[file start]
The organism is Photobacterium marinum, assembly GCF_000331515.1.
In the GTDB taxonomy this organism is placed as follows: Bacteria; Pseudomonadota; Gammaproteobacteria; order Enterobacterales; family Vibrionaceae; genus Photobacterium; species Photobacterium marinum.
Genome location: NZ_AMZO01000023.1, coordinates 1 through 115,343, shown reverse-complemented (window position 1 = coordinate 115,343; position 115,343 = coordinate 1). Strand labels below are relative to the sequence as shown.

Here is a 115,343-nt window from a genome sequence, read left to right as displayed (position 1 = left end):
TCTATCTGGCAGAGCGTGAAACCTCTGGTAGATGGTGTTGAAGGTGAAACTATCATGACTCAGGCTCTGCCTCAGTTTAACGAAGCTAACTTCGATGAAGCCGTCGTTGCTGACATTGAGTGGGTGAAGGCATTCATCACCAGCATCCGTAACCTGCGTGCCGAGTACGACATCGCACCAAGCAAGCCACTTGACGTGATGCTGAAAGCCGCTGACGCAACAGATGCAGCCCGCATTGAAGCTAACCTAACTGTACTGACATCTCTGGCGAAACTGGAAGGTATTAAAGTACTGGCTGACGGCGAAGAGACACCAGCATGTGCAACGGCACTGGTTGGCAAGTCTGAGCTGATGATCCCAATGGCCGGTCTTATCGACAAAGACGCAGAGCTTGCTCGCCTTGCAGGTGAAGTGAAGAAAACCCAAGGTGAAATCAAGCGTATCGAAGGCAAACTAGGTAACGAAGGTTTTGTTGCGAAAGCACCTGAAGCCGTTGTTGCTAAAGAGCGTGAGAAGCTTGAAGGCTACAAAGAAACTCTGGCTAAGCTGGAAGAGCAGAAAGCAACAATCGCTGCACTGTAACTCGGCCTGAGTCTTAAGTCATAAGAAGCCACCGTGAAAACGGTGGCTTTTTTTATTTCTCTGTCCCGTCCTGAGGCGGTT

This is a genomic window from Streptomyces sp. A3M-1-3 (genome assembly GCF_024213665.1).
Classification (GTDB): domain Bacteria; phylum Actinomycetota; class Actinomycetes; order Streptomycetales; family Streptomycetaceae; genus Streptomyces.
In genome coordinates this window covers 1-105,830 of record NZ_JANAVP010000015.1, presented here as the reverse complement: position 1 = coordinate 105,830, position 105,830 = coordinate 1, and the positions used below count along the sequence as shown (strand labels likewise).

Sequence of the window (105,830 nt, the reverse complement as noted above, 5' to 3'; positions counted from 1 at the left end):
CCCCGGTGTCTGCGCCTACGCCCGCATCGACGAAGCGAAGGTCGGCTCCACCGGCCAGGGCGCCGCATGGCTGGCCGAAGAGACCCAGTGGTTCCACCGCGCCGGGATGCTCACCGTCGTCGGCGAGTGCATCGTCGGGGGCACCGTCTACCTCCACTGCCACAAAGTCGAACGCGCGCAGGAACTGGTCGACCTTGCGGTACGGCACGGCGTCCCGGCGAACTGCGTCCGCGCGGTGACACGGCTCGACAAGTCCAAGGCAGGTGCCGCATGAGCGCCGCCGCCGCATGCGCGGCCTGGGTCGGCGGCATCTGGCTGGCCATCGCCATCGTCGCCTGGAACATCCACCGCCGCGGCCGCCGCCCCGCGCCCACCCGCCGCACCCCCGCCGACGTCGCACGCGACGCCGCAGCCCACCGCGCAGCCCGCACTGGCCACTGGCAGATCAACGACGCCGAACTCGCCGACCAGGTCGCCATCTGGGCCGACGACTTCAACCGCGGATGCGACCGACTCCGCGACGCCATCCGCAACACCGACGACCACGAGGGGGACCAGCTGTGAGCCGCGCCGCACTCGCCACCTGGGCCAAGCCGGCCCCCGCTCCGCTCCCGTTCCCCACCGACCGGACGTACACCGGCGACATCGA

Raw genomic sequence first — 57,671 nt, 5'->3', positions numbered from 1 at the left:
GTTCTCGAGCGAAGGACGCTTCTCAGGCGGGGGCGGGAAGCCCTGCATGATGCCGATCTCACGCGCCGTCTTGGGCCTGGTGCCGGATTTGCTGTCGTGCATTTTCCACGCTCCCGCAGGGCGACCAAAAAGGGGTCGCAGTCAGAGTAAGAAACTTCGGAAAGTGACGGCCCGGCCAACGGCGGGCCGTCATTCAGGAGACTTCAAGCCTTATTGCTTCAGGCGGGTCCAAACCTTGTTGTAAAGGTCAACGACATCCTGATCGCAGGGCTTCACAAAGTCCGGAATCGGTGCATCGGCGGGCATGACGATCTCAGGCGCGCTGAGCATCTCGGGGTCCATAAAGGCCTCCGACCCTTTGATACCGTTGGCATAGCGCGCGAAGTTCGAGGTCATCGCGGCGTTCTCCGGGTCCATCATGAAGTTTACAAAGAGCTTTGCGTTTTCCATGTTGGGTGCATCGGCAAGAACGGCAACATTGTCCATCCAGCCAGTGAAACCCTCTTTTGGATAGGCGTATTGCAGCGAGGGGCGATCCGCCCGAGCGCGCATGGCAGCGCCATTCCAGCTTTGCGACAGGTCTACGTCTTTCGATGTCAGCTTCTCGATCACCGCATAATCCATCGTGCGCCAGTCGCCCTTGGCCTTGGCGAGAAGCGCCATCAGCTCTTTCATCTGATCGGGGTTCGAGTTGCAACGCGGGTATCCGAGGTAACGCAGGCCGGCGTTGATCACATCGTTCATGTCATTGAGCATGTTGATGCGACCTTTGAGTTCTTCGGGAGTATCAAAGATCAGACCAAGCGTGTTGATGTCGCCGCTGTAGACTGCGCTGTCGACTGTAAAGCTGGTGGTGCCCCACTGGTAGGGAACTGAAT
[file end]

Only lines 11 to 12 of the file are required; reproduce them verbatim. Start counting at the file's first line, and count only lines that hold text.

Raw genomic sequence first — 57,671 nt, 5'->3', positions numbered from 1 at the left:
GTTCTCGAGCGAAGGACGCTTCTCAGGCGGGGGCGGGAAGCCCTGCATGATGCCGATCTCACGCGCCGTCTTGGGCCTGGTGCCGGATTTGCTGTCGTGCATTTTCCACGCTCCCGCAGGGCGACCAAAAAGGGGTCGCAGTCAGAGTAAGAAACTTCGGAAAGTGACGGCCCGGCCAACGGCGGGCCGTCATTCAGGAGACTTCAAGCCTTATTGCTTCAGGCGGGTCCAAACCTTGTTGTAAAGGTCAACGACATCCTGATCGCAGGGCTTCACAAAGTCCGGAATCGGTGCATCGGCGGGCATGACGATCTCAGGCGCGCTGAGCATCTCGGGGTCCATAAAGGCCTCCGACCCTTTGATACCGTTGGCATAGCGCGCGAAGTTCGAGGTCATCGCGGCGTTCTCCGGGTCCATCATGAAGTTTACAAAGAGCTTTGCGTTTTCCATGTTGGGTGCATCGGCAAGAACGGCAACATTGTCCATCCAGCCAGTGAAACCCTCTTTTGGATAGGCGTATTGCAGCGAGGGGCGATCCGCCCGAGCGCGCATGGCAGCGCCATTCCAGCTTTGCGACAGGTCTACGTCTTTCGATGTCAGCTTCTCGATCACCGCATAATCCATCGTGCGCCAGTCGCCCTTGGCCTTGGCGAGAAGCGCCATCAGCTCTTTCATCTGATCGGGGTTCGAGTTGCAACGCGGGTATCCGAGGTAACGCAGGCCGGCGTTGATCACATCGTTCATGTCATTGAGCATGTTGATGCGACCTTTGAGTTCTTCGGGAGTATCAAAGATCAGACCAAGCGTGTTGATGTCGCCGCTGTAGACTGCGCTGTCGACTGTAAAGCTGGTGGTGCCCCACTGGTAGGGAACTGAAT